EBRD gives strong support to Turkish economy in challenging environment
AP photoThe European Bank for Reconstruction and Development (EBRD) has said it continued to deliver strong support for Turkey in 2016 with a combination of a powerful investment program and backing of crucial sector policies to modernize the country’s economy and build its resilience to shocks.
In a challenging year, the EBRD invested 1.9 billion euros in Turkey which reconfirmed its position as the top destination for the Bank’s funding, said the EBRD in a statement late on Jan. 17.
Turkish projects represented 20 percent of the EBRD’s total 9.4 billion euro investment last year across some three dozen countries on three continents, according to the statement.
“In a most challenging year for Turkey, the EBRD has been able to further raise its investment in the country while at the same time encourage key reforms required for its long term prospects, notably more energy efficiency, deeper capital markets, broader Turkish lira financing and an inclusive economy and workforce,” said Jean-Patrick Marquet, whose Istanbul-based country manager role has now been upgraded to managing director.
This step reflects the compelling mix of a growing portfolio, sustained business and an extensive policy agenda in the country, said the Bank.
This is the first time that the Bank’s operations in Turkey are being run by a dedicated managing director which demonstrates the EBRD’s strong commitment to the country, it added.
On a par with 2015, the Bank financed 43 projects in 2016, 13 of which involved Turkish Lira, a priority for the EBRD in Turkey, according to the statement.
The Bank made a strong contribution to Turkey’s hospital building program under the public-private partnership model. The Bank financed new health campuses in the Turkish cities of İzmir and Kocaeli, alongside Export Development Canada (EDC) and the Overseas Private Investment Corporation (OPIC), the US government’s development finance institution.
The EBRD also pioneered, together with the World Bank’s Multilateral Investment Guarantee Agency (MIGA), a ground-breaking risk mitigation scheme for a greenfield project bond to raise finance for a hospital in Elazığ in eastern Anatolia.
The mechanism allowed the rating agency Moody’s to assign the bond an investment grade rating, enabling participation by a larger pool of international investors and mobilizing new sources of funding.
Maintaining its focus on developing local capital markets, the EBRD invested in four Turkish-lira denominated bonds. These included the country’s longest tenor corporate bond issued by industrial conglomerate YDA.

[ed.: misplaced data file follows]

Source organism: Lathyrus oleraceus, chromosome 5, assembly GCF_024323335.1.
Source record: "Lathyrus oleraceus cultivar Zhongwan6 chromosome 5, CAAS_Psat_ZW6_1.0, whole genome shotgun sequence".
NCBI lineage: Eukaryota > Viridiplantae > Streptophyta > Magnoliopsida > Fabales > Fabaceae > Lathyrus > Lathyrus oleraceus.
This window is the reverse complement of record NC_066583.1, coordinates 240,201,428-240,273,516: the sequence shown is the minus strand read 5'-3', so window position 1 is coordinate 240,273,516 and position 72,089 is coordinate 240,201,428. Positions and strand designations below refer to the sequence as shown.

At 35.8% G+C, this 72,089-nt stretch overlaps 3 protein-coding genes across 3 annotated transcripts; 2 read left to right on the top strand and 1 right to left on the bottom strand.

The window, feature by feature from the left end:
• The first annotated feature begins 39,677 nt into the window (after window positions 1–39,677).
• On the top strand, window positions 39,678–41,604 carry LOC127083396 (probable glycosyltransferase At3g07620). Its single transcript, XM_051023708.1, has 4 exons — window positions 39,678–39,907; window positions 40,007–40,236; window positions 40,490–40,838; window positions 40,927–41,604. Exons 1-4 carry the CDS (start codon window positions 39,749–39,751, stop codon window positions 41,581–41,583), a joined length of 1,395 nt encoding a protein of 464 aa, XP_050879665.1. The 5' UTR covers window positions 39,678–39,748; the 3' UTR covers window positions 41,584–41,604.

Encouraging a nascent covered bond market, the EBRD also subscribed to Vakıfbank’s mortgage-backed bond, the first of its kind in Turkey, said the Bank.
The Bank also added that it had continued working closely with local lenders to reach out to small and medium-sized enterprises (SMEs) across the country.
Tackling refugee crisis
The Bank also joined international efforts to tackle the refugee crisis caused by the civil war in Syria. It extended a 5 million euro loan and a 5 million euro grant to the city of Gaziantep, which experienced a sharp increase in population, for the acquisition of 50 new buses.
The share of environmental financing soared to half of the Bank’s investment in Turkey. The Bank financed ambitious energy efficiency undertakings by large industrial players such as oil refiner Tüpraş and steelmaker Erdemir. It also took an equity stake in the newly established recycling arm of glass producer Şişecam and provided additional financing for glass recycling equipment and energy efficiency investments.
Continuing to support key foreign investors, the Bank also financed the expansion plans of tire maker Brisa Bridgestone, a joint venture between the local Sabanci Holding and Japan’s Bridgestone Corporation; the construction of a new plant by Systemair-HSK, the Turkish subsidiary of the Sweden-based ventilation solutions company; and the development of a gold mine by the Canada-based Centerra Gold.
These investments bring important know-how and innovation to the Turkish economy and also offer opportunities to previously under-employed social groups, said the Bank.
With EBRD financing, Brisa is investing in a new tire plant in Aksaray province where it expects to create over 550 jobs for young people. The Bank will help develop technical and vocational training programs that will provide these young people with the necessary skills.
Working with Turkish educational authorities and restaurant operator TFI TAB Gıda, where the EBRD acquired preference shares, the Bank is helping develop occupational standards for the fast-food industry across the country.
This will benefit tens of thousands of young people employed in the restaurant sector which provides many youth with their first jobs and often helps the unemployed to reintegrate into work, according to the statement.
In traditionally male-dominated industries such as energy and mining, the EBRD is promoting a greater role for female employees within electricity company AKCEZ and gold miner Centerra Gold, among others, through investments and technical assistance.